One of my previous marketing seminars, which I will post some day, deals with the evolution of commerce, from person-to-person bartering, through local markets, to modern superstores and malls. And how that has dehumanized the transactions and made the buyer and seller unaware of each other. There is a great quote from Doc Searls: “customers who once looked you in the eye while hefting your wares in the market were transformed into consumers … More bureaucracy, more hierarchy and more command and control meant the customer who looked you in the eye [these days] was promptly escorted out of the building by security.”
He also notes that the shift from buyer and seller having equal amounts of power, to the seller holding almost all the cards has resulted in the emergence of the verb, “market.” A market is no longer a place where you go to buy things, it’s something that sellers do to consumers.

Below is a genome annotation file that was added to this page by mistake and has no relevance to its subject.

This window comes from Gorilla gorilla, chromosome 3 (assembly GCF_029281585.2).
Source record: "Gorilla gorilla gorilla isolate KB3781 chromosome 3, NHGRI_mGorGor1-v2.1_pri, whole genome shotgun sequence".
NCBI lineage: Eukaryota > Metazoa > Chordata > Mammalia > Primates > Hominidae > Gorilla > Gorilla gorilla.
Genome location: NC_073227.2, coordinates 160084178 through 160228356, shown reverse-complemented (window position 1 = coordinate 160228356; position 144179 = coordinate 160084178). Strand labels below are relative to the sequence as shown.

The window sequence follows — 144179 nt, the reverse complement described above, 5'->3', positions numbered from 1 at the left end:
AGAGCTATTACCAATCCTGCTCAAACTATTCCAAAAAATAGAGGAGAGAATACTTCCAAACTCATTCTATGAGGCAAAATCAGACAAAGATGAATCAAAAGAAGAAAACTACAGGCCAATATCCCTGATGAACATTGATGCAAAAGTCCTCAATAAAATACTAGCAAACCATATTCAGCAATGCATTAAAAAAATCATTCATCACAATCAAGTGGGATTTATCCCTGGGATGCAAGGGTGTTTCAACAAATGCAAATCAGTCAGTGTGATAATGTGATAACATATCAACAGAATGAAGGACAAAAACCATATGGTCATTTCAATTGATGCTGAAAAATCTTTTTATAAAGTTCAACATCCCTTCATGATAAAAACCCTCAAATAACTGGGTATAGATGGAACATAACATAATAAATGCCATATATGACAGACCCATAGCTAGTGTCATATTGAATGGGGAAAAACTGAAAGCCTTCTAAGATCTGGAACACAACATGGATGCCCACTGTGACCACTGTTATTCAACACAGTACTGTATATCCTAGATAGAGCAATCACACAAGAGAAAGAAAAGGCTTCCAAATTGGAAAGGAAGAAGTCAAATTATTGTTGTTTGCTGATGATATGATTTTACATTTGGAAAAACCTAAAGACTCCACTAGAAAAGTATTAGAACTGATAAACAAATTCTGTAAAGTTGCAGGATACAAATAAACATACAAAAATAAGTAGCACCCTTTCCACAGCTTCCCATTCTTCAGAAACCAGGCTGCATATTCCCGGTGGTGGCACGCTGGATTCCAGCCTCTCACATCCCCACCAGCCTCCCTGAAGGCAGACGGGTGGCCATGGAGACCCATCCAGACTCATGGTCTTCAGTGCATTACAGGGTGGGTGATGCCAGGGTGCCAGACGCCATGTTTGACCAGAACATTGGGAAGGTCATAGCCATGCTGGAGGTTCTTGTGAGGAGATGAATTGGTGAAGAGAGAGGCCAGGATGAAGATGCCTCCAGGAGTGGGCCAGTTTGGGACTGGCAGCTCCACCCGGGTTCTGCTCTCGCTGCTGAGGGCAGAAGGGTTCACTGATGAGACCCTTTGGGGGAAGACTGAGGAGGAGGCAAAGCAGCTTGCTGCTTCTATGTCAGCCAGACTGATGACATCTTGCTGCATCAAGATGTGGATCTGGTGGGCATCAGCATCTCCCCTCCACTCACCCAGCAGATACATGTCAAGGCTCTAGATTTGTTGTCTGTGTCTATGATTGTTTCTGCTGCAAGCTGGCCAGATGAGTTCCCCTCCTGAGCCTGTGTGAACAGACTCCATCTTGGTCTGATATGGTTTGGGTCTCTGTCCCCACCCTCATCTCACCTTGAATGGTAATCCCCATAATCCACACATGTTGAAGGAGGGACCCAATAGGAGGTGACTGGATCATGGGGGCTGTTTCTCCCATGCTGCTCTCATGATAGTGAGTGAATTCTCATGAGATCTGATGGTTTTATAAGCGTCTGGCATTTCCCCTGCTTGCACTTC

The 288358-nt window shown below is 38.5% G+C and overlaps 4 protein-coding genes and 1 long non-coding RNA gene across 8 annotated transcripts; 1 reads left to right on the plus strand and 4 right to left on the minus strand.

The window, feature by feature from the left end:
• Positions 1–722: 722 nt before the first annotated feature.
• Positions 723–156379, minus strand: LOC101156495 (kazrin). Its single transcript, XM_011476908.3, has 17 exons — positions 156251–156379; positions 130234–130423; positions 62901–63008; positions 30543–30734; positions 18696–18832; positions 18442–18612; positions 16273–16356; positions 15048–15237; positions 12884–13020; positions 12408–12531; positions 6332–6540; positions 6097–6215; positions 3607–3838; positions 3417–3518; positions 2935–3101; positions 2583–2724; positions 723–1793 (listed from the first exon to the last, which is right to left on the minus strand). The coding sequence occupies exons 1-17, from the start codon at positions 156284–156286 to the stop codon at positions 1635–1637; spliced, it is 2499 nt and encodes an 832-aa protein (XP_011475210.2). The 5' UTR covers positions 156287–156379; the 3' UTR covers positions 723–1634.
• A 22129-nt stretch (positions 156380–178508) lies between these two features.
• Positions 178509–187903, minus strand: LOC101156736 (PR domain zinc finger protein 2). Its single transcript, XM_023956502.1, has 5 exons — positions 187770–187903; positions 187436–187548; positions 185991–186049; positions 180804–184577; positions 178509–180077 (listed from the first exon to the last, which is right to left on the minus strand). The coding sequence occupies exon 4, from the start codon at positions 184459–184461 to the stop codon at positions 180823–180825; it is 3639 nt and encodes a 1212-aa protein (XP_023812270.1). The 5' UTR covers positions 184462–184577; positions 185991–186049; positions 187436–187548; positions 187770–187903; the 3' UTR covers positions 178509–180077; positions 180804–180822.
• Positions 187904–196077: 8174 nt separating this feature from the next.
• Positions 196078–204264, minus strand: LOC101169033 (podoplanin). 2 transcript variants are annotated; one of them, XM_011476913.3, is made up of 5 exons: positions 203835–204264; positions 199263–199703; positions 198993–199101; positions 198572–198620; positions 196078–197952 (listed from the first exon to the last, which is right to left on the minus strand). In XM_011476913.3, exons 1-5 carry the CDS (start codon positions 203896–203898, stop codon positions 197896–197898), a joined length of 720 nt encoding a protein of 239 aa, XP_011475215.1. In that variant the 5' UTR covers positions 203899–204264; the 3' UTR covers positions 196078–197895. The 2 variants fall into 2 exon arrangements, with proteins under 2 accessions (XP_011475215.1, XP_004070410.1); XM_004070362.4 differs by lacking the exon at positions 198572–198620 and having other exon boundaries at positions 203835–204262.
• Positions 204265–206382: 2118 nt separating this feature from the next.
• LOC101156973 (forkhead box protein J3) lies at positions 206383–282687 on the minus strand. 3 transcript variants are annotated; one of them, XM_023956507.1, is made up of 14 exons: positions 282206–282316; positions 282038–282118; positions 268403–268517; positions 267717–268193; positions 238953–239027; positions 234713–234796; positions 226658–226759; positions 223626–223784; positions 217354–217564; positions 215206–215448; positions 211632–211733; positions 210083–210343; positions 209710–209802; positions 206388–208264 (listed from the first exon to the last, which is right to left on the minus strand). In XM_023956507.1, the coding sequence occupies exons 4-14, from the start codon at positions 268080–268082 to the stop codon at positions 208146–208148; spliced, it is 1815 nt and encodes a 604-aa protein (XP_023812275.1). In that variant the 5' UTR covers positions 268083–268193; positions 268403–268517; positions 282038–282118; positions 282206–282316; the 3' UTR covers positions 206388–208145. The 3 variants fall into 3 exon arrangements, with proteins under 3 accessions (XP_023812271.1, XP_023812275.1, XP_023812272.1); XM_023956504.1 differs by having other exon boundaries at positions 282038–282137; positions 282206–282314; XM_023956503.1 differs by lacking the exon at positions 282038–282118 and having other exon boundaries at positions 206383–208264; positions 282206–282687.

I like to think that the war is not lost to turn marketing into an honourable profession if we can use the technology now available to us to return to the time when you knew your butcher, baker and sausage-maker by their first names, and they knew you and your preferences. Amazon greets me by my first name every time I visit, and even recommends books that it thinks I will enjoy. In my maybe-future bar, I will greet people by their first names and know what their “usual” is. And any time I market to them, it will be for their benefit, not mine.